After competing unsuccessfully for an organist's post in Sangerhausen in 1702, Bach spent the spring and summer of 1703 as ‘lackey’ and violinist at the court of Weimar and then took up the post of organist at the Neukirche in Arnstadt. In June 1707 he moved to St Blasius, Mühlhausen, and four months later married his cousin Maria Barbara Bach in nearby Domheim. Bach was appointed organist and chamber musician to the Duke of Saxe-Weimar in 1708, and in the next nine years he became known as a leading organist and composed many of his finest works for the instrument. During this time he fathered seven children, including Wilhelm Friedemann and Carl Philipp Emanuel. When, in 1717, Bach was appointed Kapellmeister at Cöthen he was at first refused permission to leave Weimar and was allowed to do so only after being held prisoner by the duke for almost a month.

Bach's new employer, Prince Leopold, was a talented musician who loved and understood the art. Since the court was Calvinist, Bach had no chapel duties and instead concentrated on instrumental composition. From this period date his violin concertos and the six Brandenburg Concertos, as well as numerous sonatas, suites and keyboard works, including several (e.g. the Inventions and Book I of the ‘48’) intended for instruction. In 1720 Maria Barbara died while Bach was visiting Karlsbad with the prince; in December of the following year Bach married Anna Magdalena Wilcke, daughter of a court trumpeter at Weissenfels. A week later Prince Leopold also married, and his bride's lack of interest in the arts led to a decline in the support given to music at the Cöthen court. In 1722 Bach entered his candidature for the prestigious post of Director musices at Leipzig and Kantor of the Thomasschule there. In April 1723 after the preferred candidates, Telemann and Graupner, had withdrawn, he was offered the post and accepted it.

Bach remained as Thomaskantor in Leipzig for the rest of his life, often in conflict with the authorities, but a happy family man and a proud and caring parent. His duties centred on the Sunday and feastday services at the city's two main churches, and during his early years in Leipzig he composed prodigious quantities of church music, including four or five cantata cycles, the Magnificat and the St John and St Matthew Passions. He was by this time renowned as a virtuoso organist and in constant demand as a teacher and an expert in organ construction and design. His fame as a composer gradually spread more widely when, from 1726 onwards, he began to bring out published editions of some of his keyboard and organ music.

From about 1729 Bach's interest in composing church music sharply declined, and most of his sacred works after that date including the B minor Mass and the Christmas Oratorio consist mainly of ‘parodies’ or arrangements of earlier music. At the same time he took over the direction of the collegium musicum that Telemann had founded in Leipzig in 1702 - a mainly amateur society which gave regular public concerts. For these Bach arranged harpsichord concertos and composed several large-scale cantatas, or serenatas, to impress the Elector of Saxony, by whom he was granted the courtesy title of Hofcompositeur in 1736.

Among the 13 children born to Anna Magdalena at Leipzig was Bach's youngest son, Johann Christian, in 1735. In 1744 Bach's second son, Emanuel, was married and three years later Bach visited the couple and their son (his first grandchild) at Potsdam, where Emanuel was employed as harpsichordist by Frederick the Great. At Potsdam Bach improvised on a theme given to him by the king, and this led to the composition of the Musical Offering, a compendium of fugue, canon and sonata based on the royal theme. Contrapuntal artifice predominates in the work of Bach's last decade, during which his membership (from 1747) of Lorenz Mizler's learned Society of Musical Sciences profoundly affected his musical thinking. The Canonic Variations for organ was one of the works Bach presented to the society, and the unfinished Art of Fugue may also have been intended for distribution among its members.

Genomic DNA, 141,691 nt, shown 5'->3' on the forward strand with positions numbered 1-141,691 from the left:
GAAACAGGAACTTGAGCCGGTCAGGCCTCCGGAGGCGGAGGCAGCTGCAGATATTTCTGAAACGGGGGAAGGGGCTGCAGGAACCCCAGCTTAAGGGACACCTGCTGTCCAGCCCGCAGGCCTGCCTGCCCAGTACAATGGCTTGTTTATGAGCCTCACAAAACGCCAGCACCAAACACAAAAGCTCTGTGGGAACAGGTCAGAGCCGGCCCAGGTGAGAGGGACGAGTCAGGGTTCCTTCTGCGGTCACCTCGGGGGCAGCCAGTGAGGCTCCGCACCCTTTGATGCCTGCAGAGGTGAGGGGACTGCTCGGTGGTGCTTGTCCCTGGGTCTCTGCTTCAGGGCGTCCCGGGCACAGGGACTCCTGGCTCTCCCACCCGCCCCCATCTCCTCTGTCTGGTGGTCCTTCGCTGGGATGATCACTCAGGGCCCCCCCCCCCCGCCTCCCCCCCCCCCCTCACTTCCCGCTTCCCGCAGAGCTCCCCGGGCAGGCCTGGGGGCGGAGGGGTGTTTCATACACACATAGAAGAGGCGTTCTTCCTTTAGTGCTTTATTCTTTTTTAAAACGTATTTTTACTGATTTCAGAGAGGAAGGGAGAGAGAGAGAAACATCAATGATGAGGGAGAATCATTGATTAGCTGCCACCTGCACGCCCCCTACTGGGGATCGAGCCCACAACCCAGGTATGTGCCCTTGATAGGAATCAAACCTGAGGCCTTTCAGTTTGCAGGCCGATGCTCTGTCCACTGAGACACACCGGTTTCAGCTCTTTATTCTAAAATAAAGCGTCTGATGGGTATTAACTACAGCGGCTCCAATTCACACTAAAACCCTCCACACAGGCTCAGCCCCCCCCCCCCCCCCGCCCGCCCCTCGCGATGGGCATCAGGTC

Bach's eyesight began to deteriorate during his last year, and in March and April 1750 he was twice operated on by the itinerant English oculist John Taylor. The operations and the treatment that followed them may have hastened Bach's death. He took final communion on 22 July and died six days later. On 31 July he was buried at St John's cemetery. His widow survived him for ten years, dying in poverty in 1760.

Bach's output embraces practically every musical genre of his time except for the dramatic ones of opera and oratorio (his three ‘oratorios’ being oratorios only in a special sense). He opened up new dimensions in virtually every department of creative work to which he turned, in format, musical quality and technical demands. As was normal at the time, his creative production was mostly bound up with the external factors of his places of work and his employers, but the density and complexity of his music are such that analysts and commentators have uncovered in it layers of religious and numerological significance rarely to be found in the music of other composers. Many of his contemporaries, notably the critic J. A. Scheibe, found his music too involved and lacking in immediate melodic appeal, but his chorale harmonizations and fugal works were soon adopted as models for new generations of musicians. The course of Bach's musical development was undeflected (though not entirely uninfluenced) by the changes in musical style taking place around him. Together with his great contemporary Handel (whom chance prevented his ever meeting), Bach was the last great representative of the Baroque era in an age which was already rejecting the Baroque aesthetic in favour of a new, ‘enlightened’ one.

 

 

 

 

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This web page was last updated on: 08 December, 2008